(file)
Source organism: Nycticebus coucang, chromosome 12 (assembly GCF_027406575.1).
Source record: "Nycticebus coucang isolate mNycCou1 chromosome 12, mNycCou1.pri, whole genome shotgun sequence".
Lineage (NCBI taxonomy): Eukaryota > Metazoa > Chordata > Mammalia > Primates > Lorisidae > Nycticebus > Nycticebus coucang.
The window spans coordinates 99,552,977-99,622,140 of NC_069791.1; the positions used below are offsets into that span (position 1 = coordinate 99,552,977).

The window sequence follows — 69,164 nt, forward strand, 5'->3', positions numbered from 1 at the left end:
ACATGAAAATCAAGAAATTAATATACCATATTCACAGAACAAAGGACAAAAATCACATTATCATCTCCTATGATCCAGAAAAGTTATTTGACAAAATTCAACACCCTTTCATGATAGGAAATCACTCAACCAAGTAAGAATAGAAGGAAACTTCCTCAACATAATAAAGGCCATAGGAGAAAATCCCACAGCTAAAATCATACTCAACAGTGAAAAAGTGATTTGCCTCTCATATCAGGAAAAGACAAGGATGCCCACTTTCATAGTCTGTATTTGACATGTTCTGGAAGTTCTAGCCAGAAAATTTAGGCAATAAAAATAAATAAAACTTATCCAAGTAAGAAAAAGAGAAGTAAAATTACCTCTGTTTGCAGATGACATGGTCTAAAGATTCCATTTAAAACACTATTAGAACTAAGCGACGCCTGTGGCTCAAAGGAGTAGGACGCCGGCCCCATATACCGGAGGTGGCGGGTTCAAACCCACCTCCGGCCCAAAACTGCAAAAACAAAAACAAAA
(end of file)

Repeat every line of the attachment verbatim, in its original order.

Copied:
Source organism: Nycticebus coucang, chromosome 12 (assembly GCF_027406575.1).
Source record: "Nycticebus coucang isolate mNycCou1 chromosome 12, mNycCou1.pri, whole genome shotgun sequence".
Lineage (NCBI taxonomy): Eukaryota > Metazoa > Chordata > Mammalia > Primates > Lorisidae > Nycticebus > Nycticebus coucang.
The window spans coordinates 99,552,977-99,622,140 of NC_069791.1; the positions used below are offsets into that span (position 1 = coordinate 99,552,977).

The window sequence follows — 69,164 nt, forward strand, 5'->3', positions numbered from 1 at the left end:
ACATGAAAATCAAGAAATTAATATACCATATTCACAGAACAAAGGACAAAAATCACATTATCATCTCCTATGATCCAGAAAAGTTATTTGACAAAATTCAACACCCTTTCATGATAGGAAATCACTCAACCAAGTAAGAATAGAAGGAAACTTCCTCAACATAATAAAGGCCATAGGAGAAAATCCCACAGCTAAAATCATACTCAACAGTGAAAAAGTGATTTGCCTCTCATATCAGGAAAAGACAAGGATGCCCACTTTCATAGTCTGTATTTGACATGTTCTGGAAGTTCTAGCCAGAAAATTTAGGCAATAAAAATAAATAAAACTTATCCAAGTAAGAAAAAGAGAAGTAAAATTACCTCTGTTTGCAGATGACATGGTCTAAAGATTCCATTTAAAACACTATTAGAACTAAGCGACGCCTGTGGCTCAAAGGAGTAGGACGCCGGCCCCATATACCGGAGGTGGCGGGTTCAAACCCACCTCCGGCCCAAAACTGCAAAAACAAAAACAAAA